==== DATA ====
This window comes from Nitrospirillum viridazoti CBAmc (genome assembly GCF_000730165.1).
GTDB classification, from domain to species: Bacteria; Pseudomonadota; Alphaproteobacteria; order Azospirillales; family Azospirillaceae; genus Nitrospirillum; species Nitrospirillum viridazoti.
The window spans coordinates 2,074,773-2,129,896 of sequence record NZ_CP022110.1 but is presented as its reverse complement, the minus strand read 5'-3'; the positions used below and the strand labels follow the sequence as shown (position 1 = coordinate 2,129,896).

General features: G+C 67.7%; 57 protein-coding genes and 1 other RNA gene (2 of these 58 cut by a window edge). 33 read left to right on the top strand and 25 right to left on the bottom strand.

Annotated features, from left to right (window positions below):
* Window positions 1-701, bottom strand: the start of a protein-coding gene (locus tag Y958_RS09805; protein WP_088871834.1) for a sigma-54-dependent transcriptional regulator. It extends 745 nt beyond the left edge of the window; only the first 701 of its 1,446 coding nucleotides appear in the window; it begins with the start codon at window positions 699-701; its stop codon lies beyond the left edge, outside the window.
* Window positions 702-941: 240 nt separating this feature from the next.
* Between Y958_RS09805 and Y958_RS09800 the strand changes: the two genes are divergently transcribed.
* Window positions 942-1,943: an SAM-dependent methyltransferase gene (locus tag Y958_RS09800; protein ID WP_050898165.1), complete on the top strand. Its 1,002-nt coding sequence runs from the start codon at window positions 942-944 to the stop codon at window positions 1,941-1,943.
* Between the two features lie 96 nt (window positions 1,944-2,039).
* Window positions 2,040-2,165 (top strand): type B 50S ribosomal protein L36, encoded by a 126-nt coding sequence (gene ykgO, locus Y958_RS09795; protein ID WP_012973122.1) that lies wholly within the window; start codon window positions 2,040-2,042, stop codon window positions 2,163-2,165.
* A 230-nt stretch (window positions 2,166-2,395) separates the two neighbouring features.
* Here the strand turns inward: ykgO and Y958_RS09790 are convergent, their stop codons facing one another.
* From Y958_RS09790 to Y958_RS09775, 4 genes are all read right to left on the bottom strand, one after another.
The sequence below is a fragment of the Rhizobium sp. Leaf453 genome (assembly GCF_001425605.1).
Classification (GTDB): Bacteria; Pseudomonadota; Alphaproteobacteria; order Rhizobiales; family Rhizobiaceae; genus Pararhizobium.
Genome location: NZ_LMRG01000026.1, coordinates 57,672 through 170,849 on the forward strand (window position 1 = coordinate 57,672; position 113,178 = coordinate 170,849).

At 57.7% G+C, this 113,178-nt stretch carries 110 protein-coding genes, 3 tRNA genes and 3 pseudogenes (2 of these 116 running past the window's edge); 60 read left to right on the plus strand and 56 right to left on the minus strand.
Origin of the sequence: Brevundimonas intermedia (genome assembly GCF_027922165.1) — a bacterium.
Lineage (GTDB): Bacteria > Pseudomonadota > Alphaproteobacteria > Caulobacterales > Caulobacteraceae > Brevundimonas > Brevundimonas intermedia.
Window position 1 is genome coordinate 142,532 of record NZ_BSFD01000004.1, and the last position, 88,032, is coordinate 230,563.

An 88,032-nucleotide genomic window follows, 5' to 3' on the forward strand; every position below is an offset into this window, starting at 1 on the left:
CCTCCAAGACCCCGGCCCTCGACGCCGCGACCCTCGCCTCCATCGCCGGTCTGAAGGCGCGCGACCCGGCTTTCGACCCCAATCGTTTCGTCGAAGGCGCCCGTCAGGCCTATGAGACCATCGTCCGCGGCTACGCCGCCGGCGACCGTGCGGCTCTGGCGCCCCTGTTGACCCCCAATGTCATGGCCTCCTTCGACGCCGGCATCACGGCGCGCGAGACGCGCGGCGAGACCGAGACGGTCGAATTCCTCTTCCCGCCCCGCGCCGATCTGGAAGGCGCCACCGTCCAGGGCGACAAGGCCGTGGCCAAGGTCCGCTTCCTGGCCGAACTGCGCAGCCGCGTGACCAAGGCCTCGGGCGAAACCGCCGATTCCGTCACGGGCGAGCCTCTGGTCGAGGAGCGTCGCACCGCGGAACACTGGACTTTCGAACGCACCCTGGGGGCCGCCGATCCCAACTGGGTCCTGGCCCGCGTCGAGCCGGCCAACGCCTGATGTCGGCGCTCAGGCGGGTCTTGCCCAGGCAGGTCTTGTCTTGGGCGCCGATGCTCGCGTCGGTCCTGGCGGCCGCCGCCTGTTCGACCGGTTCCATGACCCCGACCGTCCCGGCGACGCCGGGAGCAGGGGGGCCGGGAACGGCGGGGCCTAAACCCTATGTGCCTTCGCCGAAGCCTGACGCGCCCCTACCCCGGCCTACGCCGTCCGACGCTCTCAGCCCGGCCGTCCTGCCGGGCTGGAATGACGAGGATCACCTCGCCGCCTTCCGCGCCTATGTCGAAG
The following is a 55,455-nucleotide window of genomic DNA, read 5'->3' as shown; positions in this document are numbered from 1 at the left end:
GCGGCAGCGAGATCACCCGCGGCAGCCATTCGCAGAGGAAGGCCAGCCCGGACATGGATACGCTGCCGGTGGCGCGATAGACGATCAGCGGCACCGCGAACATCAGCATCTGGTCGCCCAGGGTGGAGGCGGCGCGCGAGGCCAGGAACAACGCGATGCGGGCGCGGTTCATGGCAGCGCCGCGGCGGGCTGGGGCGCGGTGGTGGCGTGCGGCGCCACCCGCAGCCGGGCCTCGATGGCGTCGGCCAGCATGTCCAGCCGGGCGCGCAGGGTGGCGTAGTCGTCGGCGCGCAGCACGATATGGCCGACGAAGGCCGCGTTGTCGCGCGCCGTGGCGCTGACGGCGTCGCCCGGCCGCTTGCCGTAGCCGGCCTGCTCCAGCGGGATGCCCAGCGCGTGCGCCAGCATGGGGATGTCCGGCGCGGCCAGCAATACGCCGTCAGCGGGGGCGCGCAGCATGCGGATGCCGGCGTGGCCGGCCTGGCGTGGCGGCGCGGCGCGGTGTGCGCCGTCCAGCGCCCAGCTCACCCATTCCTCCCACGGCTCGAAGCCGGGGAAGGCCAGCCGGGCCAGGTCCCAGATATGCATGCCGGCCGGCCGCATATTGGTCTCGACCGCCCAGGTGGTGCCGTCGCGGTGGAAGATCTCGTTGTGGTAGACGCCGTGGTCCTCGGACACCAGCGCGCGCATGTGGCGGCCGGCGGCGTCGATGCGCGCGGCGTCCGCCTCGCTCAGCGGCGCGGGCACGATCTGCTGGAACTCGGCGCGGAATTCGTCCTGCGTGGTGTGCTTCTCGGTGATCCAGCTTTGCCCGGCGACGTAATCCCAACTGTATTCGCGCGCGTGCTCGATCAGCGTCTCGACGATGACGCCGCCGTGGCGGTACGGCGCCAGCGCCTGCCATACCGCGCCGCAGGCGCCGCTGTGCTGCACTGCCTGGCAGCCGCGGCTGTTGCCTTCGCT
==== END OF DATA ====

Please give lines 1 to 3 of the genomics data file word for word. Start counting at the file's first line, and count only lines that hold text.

This window comes from Nitrospirillum viridazoti CBAmc (genome assembly GCF_000730165.1).
GTDB classification, from domain to species: Bacteria; Pseudomonadota; Alphaproteobacteria; order Azospirillales; family Azospirillaceae; genus Nitrospirillum; species Nitrospirillum viridazoti.
The window spans coordinates 2,074,773-2,129,896 of sequence record NZ_CP022110.1 but is presented as its reverse complement, the minus strand read 5'-3'; the positions used below and the strand labels follow the sequence as shown (position 1 = coordinate 2,129,896).